A group of anonymous church-goers disagreed. One member said, “[The fresco] was peeling, that’s for sure.” Similarly, Ortiz noted that while “the top of the fresco looked fine, the bottom was falling apart.”

Division over the former state of a church fresco is only the start of the contention.

Celebrity Wedding

Two wedding attendees at Visitation BVM Church.

In December, the Red Hook Star-Revue published an article about a celebrity wedding, which took place at Visitation Church in October. A number of community members were upset by the Halloween-themed wedding, in particular that people wore costumes deemed “inappropriate” for church. Leaders in the church responded asking people to refrain from judgement.

In the wake of the article, a number of parishioners had a lot to say.

Deconde, angry about the wedding and frustrated by the article, explained, “I was outside that day and there was nothing respectful about it. People were outraged and disgusted with what happened. I was part of a group saying the rosary that day only to be cursed at and laughed at by those who attended that wedding.”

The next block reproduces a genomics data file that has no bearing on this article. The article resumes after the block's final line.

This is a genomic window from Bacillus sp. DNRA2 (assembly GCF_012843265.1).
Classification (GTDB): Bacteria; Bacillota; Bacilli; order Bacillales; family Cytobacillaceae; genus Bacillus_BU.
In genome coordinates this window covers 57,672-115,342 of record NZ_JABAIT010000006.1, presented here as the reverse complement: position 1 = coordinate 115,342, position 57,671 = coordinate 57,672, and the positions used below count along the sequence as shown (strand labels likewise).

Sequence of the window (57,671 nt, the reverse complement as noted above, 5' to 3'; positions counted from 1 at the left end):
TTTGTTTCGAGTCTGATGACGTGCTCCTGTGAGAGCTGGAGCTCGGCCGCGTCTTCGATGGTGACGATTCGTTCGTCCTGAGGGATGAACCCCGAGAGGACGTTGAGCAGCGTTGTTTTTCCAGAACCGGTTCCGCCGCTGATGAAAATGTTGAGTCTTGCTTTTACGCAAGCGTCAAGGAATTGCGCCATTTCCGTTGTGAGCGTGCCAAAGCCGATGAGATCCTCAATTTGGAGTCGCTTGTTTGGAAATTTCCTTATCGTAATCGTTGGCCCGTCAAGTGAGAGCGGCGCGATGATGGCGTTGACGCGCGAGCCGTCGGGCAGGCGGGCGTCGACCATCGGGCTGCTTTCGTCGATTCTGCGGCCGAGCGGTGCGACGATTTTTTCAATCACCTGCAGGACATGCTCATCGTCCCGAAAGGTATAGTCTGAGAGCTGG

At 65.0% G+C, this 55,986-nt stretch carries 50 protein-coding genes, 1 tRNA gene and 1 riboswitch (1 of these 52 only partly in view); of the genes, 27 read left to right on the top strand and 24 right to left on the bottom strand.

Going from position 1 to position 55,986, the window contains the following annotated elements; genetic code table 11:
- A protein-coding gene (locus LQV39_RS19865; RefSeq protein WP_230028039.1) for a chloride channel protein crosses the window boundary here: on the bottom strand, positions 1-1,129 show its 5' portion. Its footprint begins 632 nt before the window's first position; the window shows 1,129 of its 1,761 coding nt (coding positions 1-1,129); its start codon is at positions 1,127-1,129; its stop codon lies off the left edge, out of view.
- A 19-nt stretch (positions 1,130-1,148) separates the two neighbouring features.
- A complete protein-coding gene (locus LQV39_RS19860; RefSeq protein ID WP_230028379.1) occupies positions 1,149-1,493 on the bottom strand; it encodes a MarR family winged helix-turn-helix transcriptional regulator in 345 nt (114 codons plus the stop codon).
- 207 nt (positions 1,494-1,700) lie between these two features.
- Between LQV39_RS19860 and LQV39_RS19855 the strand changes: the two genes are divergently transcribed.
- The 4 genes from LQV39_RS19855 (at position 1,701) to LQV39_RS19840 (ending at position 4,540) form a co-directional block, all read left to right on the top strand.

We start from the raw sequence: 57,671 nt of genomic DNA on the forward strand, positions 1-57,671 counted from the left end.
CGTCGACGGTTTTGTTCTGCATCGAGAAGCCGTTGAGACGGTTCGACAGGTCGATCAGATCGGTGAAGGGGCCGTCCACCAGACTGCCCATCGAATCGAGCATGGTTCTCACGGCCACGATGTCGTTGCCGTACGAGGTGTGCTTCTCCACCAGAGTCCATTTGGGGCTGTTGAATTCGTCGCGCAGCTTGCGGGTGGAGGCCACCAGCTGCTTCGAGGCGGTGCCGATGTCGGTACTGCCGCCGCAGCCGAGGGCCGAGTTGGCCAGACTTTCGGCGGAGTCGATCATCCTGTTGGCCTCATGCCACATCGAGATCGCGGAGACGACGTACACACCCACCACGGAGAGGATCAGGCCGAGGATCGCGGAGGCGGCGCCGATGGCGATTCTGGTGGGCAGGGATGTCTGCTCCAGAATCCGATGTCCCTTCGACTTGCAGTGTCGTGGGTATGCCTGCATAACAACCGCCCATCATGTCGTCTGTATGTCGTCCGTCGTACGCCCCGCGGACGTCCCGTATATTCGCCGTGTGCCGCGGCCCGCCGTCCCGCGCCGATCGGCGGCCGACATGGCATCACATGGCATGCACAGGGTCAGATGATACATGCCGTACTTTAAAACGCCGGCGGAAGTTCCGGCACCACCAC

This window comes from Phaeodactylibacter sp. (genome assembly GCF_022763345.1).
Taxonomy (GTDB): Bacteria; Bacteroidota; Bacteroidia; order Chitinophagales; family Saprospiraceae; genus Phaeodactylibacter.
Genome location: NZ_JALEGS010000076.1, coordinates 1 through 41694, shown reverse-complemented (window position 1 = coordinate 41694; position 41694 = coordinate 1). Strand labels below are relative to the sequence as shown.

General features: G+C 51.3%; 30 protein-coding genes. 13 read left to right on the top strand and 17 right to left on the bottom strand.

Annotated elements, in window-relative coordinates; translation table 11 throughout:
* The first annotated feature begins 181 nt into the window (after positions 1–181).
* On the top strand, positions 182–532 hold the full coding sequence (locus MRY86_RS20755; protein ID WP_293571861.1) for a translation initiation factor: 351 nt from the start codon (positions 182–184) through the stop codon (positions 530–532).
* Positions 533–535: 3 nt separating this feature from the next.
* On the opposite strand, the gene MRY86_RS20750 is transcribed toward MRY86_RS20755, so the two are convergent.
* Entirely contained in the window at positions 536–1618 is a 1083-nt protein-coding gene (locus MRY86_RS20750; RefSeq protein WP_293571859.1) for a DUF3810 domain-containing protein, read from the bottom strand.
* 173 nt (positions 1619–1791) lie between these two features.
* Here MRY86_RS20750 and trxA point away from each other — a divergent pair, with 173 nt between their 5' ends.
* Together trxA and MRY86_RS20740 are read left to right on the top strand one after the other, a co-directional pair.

Others echoed Deconde’s concerns, noting direct conflicts between wedding guests and locals church members.

On the other hand, Henrietta Perkins posted a comment online urging others to settle down. She said, “[The wedding guests] all looked beautiful to me, big extravaganza for a Halloween wedding, I thought. Sister Rosanna is very right, ‘Stop Judging.’ ”

As for Ortiz, she feels that “Jesus brought in those 800 people for a reason.” She believes that the church should be welcoming of everyone in the community.